what to expect in your first
Why a light bulb? Well, that was my experience in my first Alexander Technique lesson!
alexander technique lesson
To say it was a revelation is no exaggeration.
After several years of treatment (sometimes very uncomfortable treatment) for my neck, back and shoulder pain, I was surprised how something so subtle and simple could make such a difference.
The teacher made small adjustments as I stood, sat and walked and I instantly noticed a change. I felt taller, lighter and my muscles didn't ache.
However, I won't try to pretend it's an instant miracle cure - it isn't. But if you apply the techniques learnt in a lesson, it will start to make a difference.
The main advantage of taking Alexander lessons is you're learning a skill that you take with you when you leave the room and, once proficient,
will stay with you for the rest of your life!
it ain't what you do, it's the way that you do it!
It's important to remember that it is a lesson and not a treatment. This means that you're a pupil and not a patient and take an active role in the session.
A typical lesson involves performing simple, day-to-day activities whilst focusing on what you do to prepare to carry out the movement.
A good example is the chair. Most adults unknowingly use too much effort when rising from a chair - see my chair experiement to test how you do it. Using light touch, I will show you how to do this with less effort, thus reducing stress on your joints and muscles.
However, the objective is not to learn how to get out of a chair (although it's something most of us do fifty times a day!), the objective is to learn how to stop habitual actions that could be the cause of your discomfort. It's common to build unnecessary tension before moving and making it harder than it needs to be - it's the same as applying the hand brake before driving your car.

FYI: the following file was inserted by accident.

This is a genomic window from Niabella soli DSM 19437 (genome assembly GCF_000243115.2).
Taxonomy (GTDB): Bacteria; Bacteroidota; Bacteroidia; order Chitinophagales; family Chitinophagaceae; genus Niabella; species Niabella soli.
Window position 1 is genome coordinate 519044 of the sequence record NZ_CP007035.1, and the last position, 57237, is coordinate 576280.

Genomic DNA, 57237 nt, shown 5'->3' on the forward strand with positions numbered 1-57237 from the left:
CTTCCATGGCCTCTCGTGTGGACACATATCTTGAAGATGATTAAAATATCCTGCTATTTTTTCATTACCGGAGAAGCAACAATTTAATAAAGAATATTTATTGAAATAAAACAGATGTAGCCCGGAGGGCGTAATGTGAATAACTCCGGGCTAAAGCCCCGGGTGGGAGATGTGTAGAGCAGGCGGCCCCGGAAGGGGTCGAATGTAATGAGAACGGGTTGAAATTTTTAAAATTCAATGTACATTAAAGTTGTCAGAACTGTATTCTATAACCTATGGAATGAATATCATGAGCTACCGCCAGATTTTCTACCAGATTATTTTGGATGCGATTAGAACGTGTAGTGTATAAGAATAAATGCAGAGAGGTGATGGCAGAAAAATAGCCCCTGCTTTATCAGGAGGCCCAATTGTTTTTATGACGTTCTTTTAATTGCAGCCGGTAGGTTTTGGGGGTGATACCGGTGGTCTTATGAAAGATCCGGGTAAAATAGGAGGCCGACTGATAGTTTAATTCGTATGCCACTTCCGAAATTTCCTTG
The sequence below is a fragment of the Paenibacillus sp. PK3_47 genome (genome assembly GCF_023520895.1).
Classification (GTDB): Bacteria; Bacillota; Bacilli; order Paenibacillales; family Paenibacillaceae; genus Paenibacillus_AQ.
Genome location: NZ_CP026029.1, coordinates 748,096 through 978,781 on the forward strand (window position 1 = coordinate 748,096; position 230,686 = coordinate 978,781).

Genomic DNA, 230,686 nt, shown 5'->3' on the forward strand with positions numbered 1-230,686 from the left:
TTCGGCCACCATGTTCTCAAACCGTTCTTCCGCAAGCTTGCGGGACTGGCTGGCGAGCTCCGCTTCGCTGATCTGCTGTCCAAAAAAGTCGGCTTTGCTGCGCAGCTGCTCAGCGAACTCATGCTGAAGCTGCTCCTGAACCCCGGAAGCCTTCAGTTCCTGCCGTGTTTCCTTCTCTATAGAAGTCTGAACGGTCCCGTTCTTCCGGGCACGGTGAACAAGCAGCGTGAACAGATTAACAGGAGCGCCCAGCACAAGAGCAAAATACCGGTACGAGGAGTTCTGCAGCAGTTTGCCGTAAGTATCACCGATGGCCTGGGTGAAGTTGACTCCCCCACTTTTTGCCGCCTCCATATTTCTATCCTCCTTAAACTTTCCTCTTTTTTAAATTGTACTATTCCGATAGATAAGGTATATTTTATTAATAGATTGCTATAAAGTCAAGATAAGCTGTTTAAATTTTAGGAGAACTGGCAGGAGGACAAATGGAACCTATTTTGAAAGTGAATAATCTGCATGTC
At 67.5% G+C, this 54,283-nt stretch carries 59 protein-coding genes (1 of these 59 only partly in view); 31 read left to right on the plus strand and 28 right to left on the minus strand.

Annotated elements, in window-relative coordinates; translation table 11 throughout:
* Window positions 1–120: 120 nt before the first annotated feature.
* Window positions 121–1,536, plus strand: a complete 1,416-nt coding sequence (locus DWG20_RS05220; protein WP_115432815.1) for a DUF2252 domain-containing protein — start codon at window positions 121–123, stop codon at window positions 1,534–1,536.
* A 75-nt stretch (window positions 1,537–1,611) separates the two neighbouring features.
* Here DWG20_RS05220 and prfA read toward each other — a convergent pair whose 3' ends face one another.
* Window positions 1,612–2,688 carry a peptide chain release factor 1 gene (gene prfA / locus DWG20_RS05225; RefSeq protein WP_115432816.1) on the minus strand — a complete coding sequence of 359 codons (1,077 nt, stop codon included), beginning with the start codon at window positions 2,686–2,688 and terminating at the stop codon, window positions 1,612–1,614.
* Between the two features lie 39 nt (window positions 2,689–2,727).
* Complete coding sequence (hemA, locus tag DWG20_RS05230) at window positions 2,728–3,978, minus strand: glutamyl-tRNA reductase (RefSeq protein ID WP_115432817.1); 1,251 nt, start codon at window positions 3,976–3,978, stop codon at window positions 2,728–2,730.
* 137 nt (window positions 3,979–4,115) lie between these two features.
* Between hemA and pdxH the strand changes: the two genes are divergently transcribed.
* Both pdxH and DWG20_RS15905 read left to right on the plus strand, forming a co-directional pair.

When you brush your toothbrush tonight, see how much tension is in your arm and shoulder - is it necessary when it's just a few grams of plastic you're holding to clean your teeth?
The same process used in this chair example can be used for climbing stairs, lifting an object, preparing to take your golf swing, kicking a football and ... well anything that you do.
no one stands taller than one who stands corrected
Many of us spend time on our feet, and many suffer if it's for pro-longed periods due to using the wrong muscles. In a lesson I will look at your standing posture and show you how to take out undue tension to allow your body to stand with ease.
In the photos on the right you can see how a typical slump can place the weight of the head in the wrong position and lead to neck, shoulder or lower back problems.
But rather than tighten your lower back to 'stand up straight', I can show you how to release tension to get an effortless, upright standing posture.
The emphasis in a lesson is to 'do less' and let your postural reflexes tell your muscles what to do. When you can learn how to do this, all activites will feel easier and lighter.
Other techniques I use in a lesson involve lying down (semi-supine). I make small adjustments to your alignment and guide you through a series of movements. The objective is for you to experience movement without your usual habitual muscle activity. All pupils really enjoy semi-supine as it's a great way to remove tension, open up the shoulders, lengthen the spine and free up breathing. I found it was a life-saver when I first started.
I'll also look at how you walk and show you simple techniques to free up your movement.
You can ask for any activity you do a lot of to be assessed. For example, squatting for gardening or any sporting activity - although if you're a skydiver this would present a few difficulties!
If you'd like to book a lesson, please see the venues I teach, or contact me for further information.
If you don't try it, you may never know how much it could help you!